This is where it starts getting complicated. In destroying its various alternate universes, Marvel is also cleaning up a lot of its publishing history. Specifically, they’re finally ending the Ultimate universe, which, in the early 2000s, was one of their biggest successes.
The Ultimate universe was built on the idea that superheroes, swept free of old tradition and continuity, and given modern, edgy, cinematic tones, could be successful. And they were right: Ultimate Spider-Man and The Ultimates were huge successes, helping pave the way for the Marvel Cinematic Universe.
But over time, they collapsed under the weight of their own once-new continuity, with pointless nihilistic violence in series like “Ultimatum” and “Ultimate Avengers,” turning the once-promising world into a disgusting muddle, and fans deserted in droves. After a few failed attempts to revitalize the brand, an excuse was needed to bring the best parts of the Ultimate universe — most notably, the teenaged, bi-racial Spider-Man Miles Morales — into the mainline 616 universe. Secret Wars provided that justification.
Secret Wars is also giving the Ultimate universe’s biggest writer, Brian Michael Bendis, the opportunity to say goodbye to a setting he defined more than anyone, as the writer of the Ultimate End mini-series. Jonathan Hickman, too, has a history in the Ultimate universe, with his Ultimate Thor and Ultimates stories helping salvage the universe a bit after the disasters of the late 2000s.
You mentioned diversity earlier, and now Miles Morales. Is this relevant?
Yes! One of Marvel comics’ big pushes in the last year or so is a shift to move just about everything away from the basic older white male model, into something new and diverse. So we end up with:
- Spider-Man: Adult white male Peter Parker to teenaged bi-racial Miles Morales
- Wolverine: Adult white male Logan becoming teen girl Laura Kinney, aka X-23
- Thor: Male Donald Blake switches to female Thor
- Hulk: Adult white male Bruce Banner changes to teenaged Korean-American Amadeus Cho
- Captain America: White man Steve Rogers replaced by black man Sam Wilson
- Captain Marvel: Human appearing alien Kree male Mar-Vell switches to woman Carol Danvers
- Ms. Marvel: Adult white woman Carol Danvers switches to Pakistani-American teenager Kamala Khan
Marvel’s new flagship Avengers series, All-New, All-Different Avengers, has a majority of these diverse heroes. These are some of the biggest brands in all of Marvel, and shifting them away from being older white males is often a sales success. Secret Wars isn’t directly involved in all or even most of these — but in Hulk’s case, for example, it helps justify the sudden change. The best example may be A-Force, started as a team of all-woman Avengers in Secret Wars and becoming a regular ongoing series.
It’s also been a demonstrably good business decision for Marvel to diversify its hero cast, as digital comics sales have shown a market for it.
Most of this sounds good! Is there anything negative about “Secret Wars” and its effects?
Well, I hope you’re not an X-Men fan.
Here’s where the business interests and creative interests get messy. Thanks to selling the licensing way back when, Marvel doesn’t actually have the movie rights to the X-Men or the Fantastic Four. Those belong to Fox, which (unlike Sony with Spider-Man rights) has been less than willing to negotiate with Disney to integrate these Marvel heroes into the MCU.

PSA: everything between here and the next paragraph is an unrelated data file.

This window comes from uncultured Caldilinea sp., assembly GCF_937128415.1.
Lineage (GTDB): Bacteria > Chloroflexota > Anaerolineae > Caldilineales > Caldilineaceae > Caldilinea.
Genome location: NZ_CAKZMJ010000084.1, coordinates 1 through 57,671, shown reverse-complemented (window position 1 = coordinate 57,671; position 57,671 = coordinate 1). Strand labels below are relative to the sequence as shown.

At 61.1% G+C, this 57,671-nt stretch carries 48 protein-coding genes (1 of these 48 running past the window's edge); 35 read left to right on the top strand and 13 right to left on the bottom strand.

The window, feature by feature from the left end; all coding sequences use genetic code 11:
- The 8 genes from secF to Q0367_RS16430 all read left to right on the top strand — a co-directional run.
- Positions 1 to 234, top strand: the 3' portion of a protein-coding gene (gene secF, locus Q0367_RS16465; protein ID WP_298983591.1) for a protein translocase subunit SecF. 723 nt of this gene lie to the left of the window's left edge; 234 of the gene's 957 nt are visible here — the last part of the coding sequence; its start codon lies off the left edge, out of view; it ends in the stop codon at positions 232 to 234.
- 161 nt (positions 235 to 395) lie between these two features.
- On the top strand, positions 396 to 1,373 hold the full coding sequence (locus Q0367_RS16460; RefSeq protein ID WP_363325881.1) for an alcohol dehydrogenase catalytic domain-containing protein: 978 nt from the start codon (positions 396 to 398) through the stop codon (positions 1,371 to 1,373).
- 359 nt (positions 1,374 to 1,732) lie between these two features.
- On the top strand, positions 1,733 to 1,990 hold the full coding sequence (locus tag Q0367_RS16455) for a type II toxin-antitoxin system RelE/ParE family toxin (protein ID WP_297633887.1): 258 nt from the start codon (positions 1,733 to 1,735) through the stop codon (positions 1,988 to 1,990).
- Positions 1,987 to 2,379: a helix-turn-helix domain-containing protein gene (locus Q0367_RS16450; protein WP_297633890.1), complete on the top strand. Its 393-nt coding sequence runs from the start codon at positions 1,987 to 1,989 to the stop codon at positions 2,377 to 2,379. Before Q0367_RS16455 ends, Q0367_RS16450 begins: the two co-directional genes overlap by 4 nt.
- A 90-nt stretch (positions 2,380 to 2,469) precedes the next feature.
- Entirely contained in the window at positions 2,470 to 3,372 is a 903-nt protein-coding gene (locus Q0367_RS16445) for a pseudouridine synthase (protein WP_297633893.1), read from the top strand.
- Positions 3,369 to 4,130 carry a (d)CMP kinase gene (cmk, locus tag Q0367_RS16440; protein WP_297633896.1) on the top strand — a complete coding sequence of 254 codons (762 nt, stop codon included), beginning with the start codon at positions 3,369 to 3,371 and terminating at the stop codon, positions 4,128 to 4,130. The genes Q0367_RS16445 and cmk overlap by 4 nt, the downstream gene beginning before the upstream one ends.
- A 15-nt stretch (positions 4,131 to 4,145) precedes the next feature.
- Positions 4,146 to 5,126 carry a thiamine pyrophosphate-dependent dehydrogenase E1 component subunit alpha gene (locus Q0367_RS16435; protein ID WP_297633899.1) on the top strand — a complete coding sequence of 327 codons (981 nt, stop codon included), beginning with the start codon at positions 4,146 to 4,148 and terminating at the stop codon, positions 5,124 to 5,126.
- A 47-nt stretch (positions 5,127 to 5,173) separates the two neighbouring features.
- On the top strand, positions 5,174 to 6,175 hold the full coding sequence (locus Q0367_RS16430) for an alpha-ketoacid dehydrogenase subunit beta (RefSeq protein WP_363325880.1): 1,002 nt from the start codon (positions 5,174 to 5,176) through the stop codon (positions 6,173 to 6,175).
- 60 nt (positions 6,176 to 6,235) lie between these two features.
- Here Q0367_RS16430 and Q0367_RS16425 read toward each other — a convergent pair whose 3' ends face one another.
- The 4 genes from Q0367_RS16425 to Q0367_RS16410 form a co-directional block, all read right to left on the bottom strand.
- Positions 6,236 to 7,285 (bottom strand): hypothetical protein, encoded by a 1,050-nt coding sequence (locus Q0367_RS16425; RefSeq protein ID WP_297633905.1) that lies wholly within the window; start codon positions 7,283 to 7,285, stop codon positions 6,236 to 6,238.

That may be totally irrelevant background, but it’s a background that’s hard to ignore when Secret Wars effects seem to be cancelling the Fantastic Four series (for the first time since 1961) and severely downplaying the importance of the X-Men. Most egregiously, one of the in-universe reasons for the X-Men’s withdrawal has to do with them being in conflict with the Inhumans, a different, historically less-popular genetically powered group. The Inhumans have an MCU film scheduled for a 2019 release.
Now, there could be reasonable explanations that aren’t “Marvel wants to prioritize the things that make them movie money.” The Fantastic Four, while utterly essential to Marvel’s history, haven’t been big sellers in a long time, and Secret Wars looks like it may be functioning as a goodbye to both the team overall, and especially Hickman’s take on Reed Richards.
The X-Men are more complicated. In the last decade, they’ve engaged in a dense, dark, highly serialized, and often inconsistent story about mutants almost going extinct, and Cyclops turning into an anti-hero. While often creatively fruitful, it was also an increasingly difficult sell, particularly with the Avengers offering a much simpler gateway into superhero comics.
So this is all about Marvel doing what’s best for Marvel?
Of course, though that’s not necessarily a bad thing. Part of the fun of comics is seeing how creative choices are made around cold business calculations. That said, Marvel knows two things at this point: that massive crossovers sell; and that, after the initial sales success of DC’s New 52 initiative a few years ago, promising a shiny new continuity-light universe to get new fans in sells as well.
And yet All-New, All-Different Marvel is off to a strong creative start, especially after the last few years have lost a lot of momentum. Rising star Al Ewing is writing two major team books, the widely-praised Ultimates as well as the intriguing New Avengers. Bendis seems rejuvenated in writing Tony Stark in Invincible Iron Man. And Greg Pak is back with Totally Awesome Hulk and the Amadeus Cho character he’s done so well with.
Right, I want to read it. What’s the reading list?
For a fuller experience: Fantastic Four: Dark Reign, Fantastic Four (2009), FF (2010), Avengers World, Secret Wars Journal, Secret Wars: Battlegrounds, Siege, Thors, and whatever of the grab-bag strikes your interest.